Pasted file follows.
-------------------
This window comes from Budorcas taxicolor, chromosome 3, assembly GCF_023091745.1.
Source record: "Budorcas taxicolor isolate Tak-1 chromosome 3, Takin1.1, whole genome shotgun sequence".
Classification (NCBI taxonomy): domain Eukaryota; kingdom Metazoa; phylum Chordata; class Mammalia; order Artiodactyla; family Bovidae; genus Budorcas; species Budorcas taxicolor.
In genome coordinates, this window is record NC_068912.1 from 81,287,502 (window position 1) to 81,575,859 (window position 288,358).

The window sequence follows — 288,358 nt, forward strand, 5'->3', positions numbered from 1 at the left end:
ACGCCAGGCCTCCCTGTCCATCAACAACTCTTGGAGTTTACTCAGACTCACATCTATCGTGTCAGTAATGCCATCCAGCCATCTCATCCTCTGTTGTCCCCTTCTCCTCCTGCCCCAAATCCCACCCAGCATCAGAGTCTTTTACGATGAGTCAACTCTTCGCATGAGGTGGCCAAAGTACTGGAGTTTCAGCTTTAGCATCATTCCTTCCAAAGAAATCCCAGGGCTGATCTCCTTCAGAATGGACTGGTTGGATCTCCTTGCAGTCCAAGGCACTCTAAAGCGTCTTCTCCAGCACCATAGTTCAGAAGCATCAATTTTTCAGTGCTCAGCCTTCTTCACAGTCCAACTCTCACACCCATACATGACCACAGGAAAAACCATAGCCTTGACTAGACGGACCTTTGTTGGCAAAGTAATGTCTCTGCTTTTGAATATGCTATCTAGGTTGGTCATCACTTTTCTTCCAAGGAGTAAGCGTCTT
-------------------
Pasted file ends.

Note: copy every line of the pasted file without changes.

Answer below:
This window comes from Budorcas taxicolor, chromosome 3, assembly GCF_023091745.1.
Source record: "Budorcas taxicolor isolate Tak-1 chromosome 3, Takin1.1, whole genome shotgun sequence".
Classification (NCBI taxonomy): domain Eukaryota; kingdom Metazoa; phylum Chordata; class Mammalia; order Artiodactyla; family Bovidae; genus Budorcas; species Budorcas taxicolor.
In genome coordinates, this window is record NC_068912.1 from 81,287,502 (window position 1) to 81,575,859 (window position 288,358).

The window sequence follows — 288,358 nt, forward strand, 5'->3', positions numbered from 1 at the left end:
ACGCCAGGCCTCCCTGTCCATCAACAACTCTTGGAGTTTACTCAGACTCACATCTATCGTGTCAGTAATGCCATCCAGCCATCTCATCCTCTGTTGTCCCCTTCTCCTCCTGCCCCAAATCCCACCCAGCATCAGAGTCTTTTACGATGAGTCAACTCTTCGCATGAGGTGGCCAAAGTACTGGAGTTTCAGCTTTAGCATCATTCCTTCCAAAGAAATCCCAGGGCTGATCTCCTTCAGAATGGACTGGTTGGATCTCCTTGCAGTCCAAGGCACTCTAAAGCGTCTTCTCCAGCACCATAGTTCAGAAGCATCAATTTTTCAGTGCTCAGCCTTCTTCACAGTCCAACTCTCACACCCATACATGACCACAGGAAAAACCATAGCCTTGACTAGACGGACCTTTGTTGGCAAAGTAATGTCTCTGCTTTTGAATATGCTATCTAGGTTGGTCATCACTTTTCTTCCAAGGAGTAAGCGTCTT